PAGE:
Americans love the Zestimate, but Zillow's latest business problems suggest you should think twice before using the popular home value algorithm to make any big real estate decisions.
Zillow announced Tuesday that it is leaving the home-flipping business after three years. The decision raises questions not only about the company's future and the state of the housing market, but also about how good the company is at predicting home prices. The critical question for homebuyers and sellers: Can you trust the Zestimate?
Home price predictions have always been a big part of Zillow's appeal. When Barton and his co-founders launched Zillow.com in 2006, the “Zestimate” was a hail mary. Their original idea to auction houses floundered, so they cooked up a plan to estimate the value of every home in America. It drew so many people on day one that the site crashed.
Today, the company publishes value estimates for 104 million properties and the Zestimate is featured prominently on home listing pages across the site. However, questions about the Zestimate have plagued ZIllow from the start. The real estate press pounced when then-CEO Spencer Rascoff sold a home for 40% less than the Zestimate in 2016. A few years later, the company offered $1 million to data scientists who could most improve accuracy.
Through it all, Zillow has maintained that the figure is a place to start and does not replace a professional appraisal — while also claiming high accuracy rates and eventually using the Zestimate in its offers to buy homes. “We leveraged the Zestimate in our Zillow Offers operations the same way we encourage the public to use it: as a starting point,” said spokesperson Viet Shelton.
How is the Zestimate calculated?
Zillow does not share the exact formula for its estimates, but says it uses “statistical and machine learning models” to “examine hundreds of data points” for each home. Data points include things like square footage, location and the number of bedrooms and bathrooms. The Zestimate also takes into account tax assessments, prior sales and, if the home is on market, the listing price and how long it has been available. In the most recent update to the formula in June, Zillow says it made the estimates more responsive to market trends and seasonality.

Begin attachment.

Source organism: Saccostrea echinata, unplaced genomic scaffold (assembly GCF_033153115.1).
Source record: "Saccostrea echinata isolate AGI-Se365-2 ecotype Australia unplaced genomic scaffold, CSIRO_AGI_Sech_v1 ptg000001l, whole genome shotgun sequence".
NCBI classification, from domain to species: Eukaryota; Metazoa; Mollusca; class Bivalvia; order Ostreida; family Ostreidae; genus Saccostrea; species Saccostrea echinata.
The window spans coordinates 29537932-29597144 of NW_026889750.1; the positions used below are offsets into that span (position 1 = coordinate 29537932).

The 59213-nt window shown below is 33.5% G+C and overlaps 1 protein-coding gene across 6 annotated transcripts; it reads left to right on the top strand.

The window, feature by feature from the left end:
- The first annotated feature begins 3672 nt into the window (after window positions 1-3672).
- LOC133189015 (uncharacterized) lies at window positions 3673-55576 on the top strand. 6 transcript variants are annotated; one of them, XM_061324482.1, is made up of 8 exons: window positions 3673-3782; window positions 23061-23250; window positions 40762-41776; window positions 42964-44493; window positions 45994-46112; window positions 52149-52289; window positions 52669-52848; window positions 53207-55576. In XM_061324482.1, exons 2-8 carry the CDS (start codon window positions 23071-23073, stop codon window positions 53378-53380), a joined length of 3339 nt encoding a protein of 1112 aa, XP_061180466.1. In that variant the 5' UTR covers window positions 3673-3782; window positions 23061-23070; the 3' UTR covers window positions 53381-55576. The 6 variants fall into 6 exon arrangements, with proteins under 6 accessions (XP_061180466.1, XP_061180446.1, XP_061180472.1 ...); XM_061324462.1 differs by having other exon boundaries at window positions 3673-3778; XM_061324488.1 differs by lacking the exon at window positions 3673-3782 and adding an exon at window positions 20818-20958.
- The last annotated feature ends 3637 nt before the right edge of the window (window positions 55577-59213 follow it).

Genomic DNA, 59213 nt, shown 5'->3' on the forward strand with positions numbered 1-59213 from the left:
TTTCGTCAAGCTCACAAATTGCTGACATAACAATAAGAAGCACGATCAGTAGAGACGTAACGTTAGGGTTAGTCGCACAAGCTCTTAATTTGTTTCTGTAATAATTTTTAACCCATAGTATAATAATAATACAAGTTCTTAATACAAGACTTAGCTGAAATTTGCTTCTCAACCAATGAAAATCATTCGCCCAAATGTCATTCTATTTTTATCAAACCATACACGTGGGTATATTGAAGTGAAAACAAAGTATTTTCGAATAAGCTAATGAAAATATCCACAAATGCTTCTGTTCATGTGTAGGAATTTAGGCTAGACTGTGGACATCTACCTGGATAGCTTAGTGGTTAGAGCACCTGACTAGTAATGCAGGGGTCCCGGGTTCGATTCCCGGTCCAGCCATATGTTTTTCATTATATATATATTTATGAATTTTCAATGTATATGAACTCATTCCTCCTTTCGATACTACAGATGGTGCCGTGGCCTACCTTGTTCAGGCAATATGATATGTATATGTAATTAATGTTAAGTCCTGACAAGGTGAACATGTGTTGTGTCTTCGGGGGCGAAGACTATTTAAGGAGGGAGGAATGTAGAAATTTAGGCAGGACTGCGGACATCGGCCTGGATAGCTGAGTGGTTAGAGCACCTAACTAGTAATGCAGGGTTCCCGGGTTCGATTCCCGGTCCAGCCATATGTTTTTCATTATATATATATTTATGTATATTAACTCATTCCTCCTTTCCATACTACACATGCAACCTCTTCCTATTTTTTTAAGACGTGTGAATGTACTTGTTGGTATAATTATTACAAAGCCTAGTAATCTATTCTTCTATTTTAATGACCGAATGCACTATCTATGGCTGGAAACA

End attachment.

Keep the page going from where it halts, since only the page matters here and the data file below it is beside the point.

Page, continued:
The information Zillow uses largely comes from property records, which are publicly available in most states, as well as from local multiple listing services. In most markets real estate agents use multiple listing services (the MLS) to share information about for-sale properties. In addition to the Zestimate, one of Zillow’s early innovations was making the information on these once-private databases available to anyone with an internet connection.
Zillow also allows homeowners to update facts about their homes, which it recommends doing if you feel the Zestimate for your home is too high or too low.
What does a professional appraiser say about the Zestimate?
According to Ryan Lundquist, an appraiser in Sacramento, California, the Zestimate is “really hit and miss.” Sometimes it is spot on with value and others it’s off by hundreds of thousands of dollars.
In general, the more data Zillow has on a home and a market, the more accurate its estimate is going to be. This means the Zestimate is probably closer to the actual value in a tract neighborhood where 25 similar homes sold last year than it is in a town where each street is different.
Moreover, because Zillow isn’t actually touring every home in America it’s going to miss things a human wouldn’t. “Zillow can't smell if twenty cats live there,” says Lundquist.
The problem is that many people take the Zestimate as gospel and won’t hear of listing their home for less or paying more. Lundquist was once even threatened with a lawsuit because a homeowner worried his measurement of the home would hurt the property’s Zestimate.
Instead, Lundquist recommends taking Zillow at its word and using the Zestimate as just one piece of evidence among many.
“This is a neat tool but I would never recommend for anyone to make real life real estate decisions based on this instant value,” says Lundquist. “When real money is at stake, you've got to sort of step away from the computer and make sure you're talking to other humans.”
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